We waited until the last but one weekend. Four of us had arranged to go on a two-day hike and camp out overnight but the other girl dropped out. Well, that's what we told Veronica. I'm still not sure why she fell for it so easily. Ego, probably. And the other boy was Theo, who she'd been lusting after all year. He was in on the plan, of course, and spent the first day flirting shamelessly with her, helping her over any rough patches, really playing up to her.

When we got to the campsite, we put up the tents and started a fire. At this point, we could almost have done that stuff blindfolded. The boys got started on cooking and I took Veronica in search of water. She did seem a bit wary but I was all sweetness and light. We collected the water, added a sanitising tablet and headed back. The food was ready when we got back and we had a great meal.

We'd brought some beer, of course, and that helped wash down the food. Then Theo brought out some weed. Ben and I had a couple of puffs for the look of it, then got into one of the tents. We had fun making some noises but I don't know if Veronica took any notice. I think she was probably too wrapped up with Theo. Eventually, we heard them get into the other tent, which was our cue.

Ben and I crept out of our tent and Theo came out of the other one and we started packing everything up as quietly as we could but from the snores coming from Veronica, I think an elephant could have walked past and she wouldn't have noticed. We'd spiked her beer with sleeping pills. There was no way we would make Theo actually... Well, you know.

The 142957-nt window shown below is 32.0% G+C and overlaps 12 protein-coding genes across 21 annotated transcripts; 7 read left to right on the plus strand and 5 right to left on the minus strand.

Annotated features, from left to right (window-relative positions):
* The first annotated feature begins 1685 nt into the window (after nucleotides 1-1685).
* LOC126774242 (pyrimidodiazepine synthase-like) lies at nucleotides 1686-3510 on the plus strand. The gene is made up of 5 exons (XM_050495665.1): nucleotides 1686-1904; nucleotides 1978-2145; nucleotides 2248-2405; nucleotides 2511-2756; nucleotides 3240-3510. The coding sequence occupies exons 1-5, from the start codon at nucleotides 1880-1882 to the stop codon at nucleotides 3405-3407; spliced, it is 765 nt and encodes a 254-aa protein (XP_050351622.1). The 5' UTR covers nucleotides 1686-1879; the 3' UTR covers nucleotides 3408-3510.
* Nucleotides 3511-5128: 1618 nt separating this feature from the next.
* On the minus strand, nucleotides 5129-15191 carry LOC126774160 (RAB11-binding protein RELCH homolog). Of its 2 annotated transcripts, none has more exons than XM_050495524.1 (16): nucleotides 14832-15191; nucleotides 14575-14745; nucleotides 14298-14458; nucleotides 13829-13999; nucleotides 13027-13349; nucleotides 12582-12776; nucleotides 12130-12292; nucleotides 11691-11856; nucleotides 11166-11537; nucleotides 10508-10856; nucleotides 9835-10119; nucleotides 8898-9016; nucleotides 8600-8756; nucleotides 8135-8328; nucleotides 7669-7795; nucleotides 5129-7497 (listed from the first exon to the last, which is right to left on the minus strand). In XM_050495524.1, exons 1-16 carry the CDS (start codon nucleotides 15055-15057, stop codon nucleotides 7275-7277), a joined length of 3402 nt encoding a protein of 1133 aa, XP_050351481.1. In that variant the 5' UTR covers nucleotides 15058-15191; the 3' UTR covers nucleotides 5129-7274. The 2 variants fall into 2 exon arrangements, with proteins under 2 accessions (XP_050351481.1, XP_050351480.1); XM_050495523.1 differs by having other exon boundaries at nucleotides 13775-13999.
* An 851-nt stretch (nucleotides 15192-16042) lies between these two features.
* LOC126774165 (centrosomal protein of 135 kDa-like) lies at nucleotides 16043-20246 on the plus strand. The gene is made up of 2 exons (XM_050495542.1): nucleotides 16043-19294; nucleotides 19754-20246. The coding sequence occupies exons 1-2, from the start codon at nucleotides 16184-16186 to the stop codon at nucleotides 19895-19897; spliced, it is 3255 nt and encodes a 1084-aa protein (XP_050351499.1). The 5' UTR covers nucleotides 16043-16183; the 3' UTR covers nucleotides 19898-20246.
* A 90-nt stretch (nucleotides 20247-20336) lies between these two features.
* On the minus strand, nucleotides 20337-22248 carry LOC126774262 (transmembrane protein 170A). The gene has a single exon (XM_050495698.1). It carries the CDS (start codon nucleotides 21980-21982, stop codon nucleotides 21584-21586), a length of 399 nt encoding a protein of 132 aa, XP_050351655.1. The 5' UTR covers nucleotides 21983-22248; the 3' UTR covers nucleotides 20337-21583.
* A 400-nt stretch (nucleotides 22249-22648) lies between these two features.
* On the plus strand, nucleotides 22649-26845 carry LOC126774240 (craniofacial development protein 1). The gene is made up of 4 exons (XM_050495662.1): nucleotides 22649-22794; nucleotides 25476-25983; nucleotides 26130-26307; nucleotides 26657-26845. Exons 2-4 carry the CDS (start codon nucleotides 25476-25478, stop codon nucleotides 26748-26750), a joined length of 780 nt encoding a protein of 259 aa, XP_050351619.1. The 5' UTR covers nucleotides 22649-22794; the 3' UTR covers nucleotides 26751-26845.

When our backpacks were ready, we began the hike back to the centre. The moon was full and we had our torches, and we knew the route pretty well. We did crash for a few hours about half-way down but we were back at the centre by mid-day on Sunday. Veronica came back alone and footsore later in the afternoon. When she started throwing accusations at us, we all played dumb and pretended we didn't have a clue what she was talking about. She didn't speak to any of us for the last week.

To be honest, Ben, Theo and I didn't speak much either and we made no effort to keep in touch. I think we all felt a bit ashamed of ourselves. I know I did.

I drained my glass and handed it to Isabelle. “I haven't thought about all of that in twelve years. I've never treated anyone like that since, and I won't allow my pupils to bully each other like that, either.

“God, Ben, why did you have to turn up?”

“I didn't plan this, Audrey...”

“I know... I know...” I took a deep breath. “Well, I'm going to have a bath and then I'm going to try to think of something else for as long as we're stuck here.”

I did not look back as I left the room.


Oh, coincidence...

Date: 16/12/2015 | By: Evan Henry

Really liked this one. Although I'm not religious, I do believe that people enter, leave, and (sometimes) re-enter our lives for a reason. Life has a plot, if you pay attention to it. And guilt, well that's a commonplace anytime we think about the past, I suppose. It's a really complicated bunch of themes to put in such a short space, but you did it beautifully.

Trapped in More Way Than One

Date: 12/12/2015 | By: Joyce Juzwik

Terrific job with this. Sometimes the world is much smaller than we'd like it to be, and your past can come out of nowhere and bite hard. Maybe that's a good thing since it reminds us of things we'd prefer to forget, but they're hanging over us anyway. With it now in the open, hopefully, they can really let the past be past, but never forget the lesson learned.

Re: Trapped in More Way Than One

Date: 15/12/2015 | By: Rose Green

Joyce - thanks for taking the time to read and leave a comment. The past may be another country but it's always in sight!